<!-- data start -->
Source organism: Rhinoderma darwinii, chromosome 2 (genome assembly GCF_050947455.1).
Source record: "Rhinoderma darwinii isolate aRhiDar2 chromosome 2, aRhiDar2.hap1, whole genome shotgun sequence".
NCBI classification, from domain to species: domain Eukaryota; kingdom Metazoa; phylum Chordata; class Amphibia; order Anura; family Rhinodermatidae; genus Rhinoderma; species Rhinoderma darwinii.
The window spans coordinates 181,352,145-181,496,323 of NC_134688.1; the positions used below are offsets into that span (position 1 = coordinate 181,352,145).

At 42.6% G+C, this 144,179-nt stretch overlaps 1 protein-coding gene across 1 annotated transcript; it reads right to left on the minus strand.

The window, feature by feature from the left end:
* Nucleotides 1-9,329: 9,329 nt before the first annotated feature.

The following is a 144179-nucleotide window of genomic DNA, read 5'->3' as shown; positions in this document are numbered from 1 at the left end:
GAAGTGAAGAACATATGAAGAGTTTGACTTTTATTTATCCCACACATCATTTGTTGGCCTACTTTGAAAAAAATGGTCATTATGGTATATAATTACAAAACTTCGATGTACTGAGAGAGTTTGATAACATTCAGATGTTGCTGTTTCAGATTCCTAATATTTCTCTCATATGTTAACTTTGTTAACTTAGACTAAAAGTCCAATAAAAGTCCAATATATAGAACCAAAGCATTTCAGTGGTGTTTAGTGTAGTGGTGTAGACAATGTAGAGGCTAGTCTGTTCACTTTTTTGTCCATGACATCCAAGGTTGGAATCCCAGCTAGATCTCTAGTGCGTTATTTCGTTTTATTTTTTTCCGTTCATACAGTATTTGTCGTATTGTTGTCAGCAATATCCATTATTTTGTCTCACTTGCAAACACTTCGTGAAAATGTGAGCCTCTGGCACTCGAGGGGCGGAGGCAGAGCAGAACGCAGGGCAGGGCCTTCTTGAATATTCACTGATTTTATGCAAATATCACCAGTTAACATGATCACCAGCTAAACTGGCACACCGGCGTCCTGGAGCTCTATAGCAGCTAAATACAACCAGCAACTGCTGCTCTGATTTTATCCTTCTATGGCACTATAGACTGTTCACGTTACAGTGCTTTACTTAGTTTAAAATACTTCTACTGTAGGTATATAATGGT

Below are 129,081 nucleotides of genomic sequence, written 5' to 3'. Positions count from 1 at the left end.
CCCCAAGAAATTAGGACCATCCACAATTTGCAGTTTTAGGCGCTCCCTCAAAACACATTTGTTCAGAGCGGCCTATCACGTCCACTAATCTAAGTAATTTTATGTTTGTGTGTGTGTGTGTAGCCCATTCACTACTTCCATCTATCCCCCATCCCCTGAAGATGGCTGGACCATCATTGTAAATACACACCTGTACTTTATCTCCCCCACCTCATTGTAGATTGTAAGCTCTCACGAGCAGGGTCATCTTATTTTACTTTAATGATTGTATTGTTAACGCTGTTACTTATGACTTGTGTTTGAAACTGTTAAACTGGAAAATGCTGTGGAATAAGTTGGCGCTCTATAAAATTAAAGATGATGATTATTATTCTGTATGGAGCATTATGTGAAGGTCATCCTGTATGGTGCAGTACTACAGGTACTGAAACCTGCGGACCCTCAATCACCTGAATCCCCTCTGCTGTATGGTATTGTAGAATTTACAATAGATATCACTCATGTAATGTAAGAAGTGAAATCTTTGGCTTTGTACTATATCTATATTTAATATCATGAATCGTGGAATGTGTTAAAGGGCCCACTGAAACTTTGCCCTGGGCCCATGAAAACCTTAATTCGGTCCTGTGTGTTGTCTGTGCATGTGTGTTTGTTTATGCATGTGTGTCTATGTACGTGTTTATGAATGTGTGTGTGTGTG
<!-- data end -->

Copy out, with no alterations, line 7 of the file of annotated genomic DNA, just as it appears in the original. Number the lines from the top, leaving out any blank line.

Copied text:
* Nucleotides 1-9,329: 9,329 nt before the first annotated feature.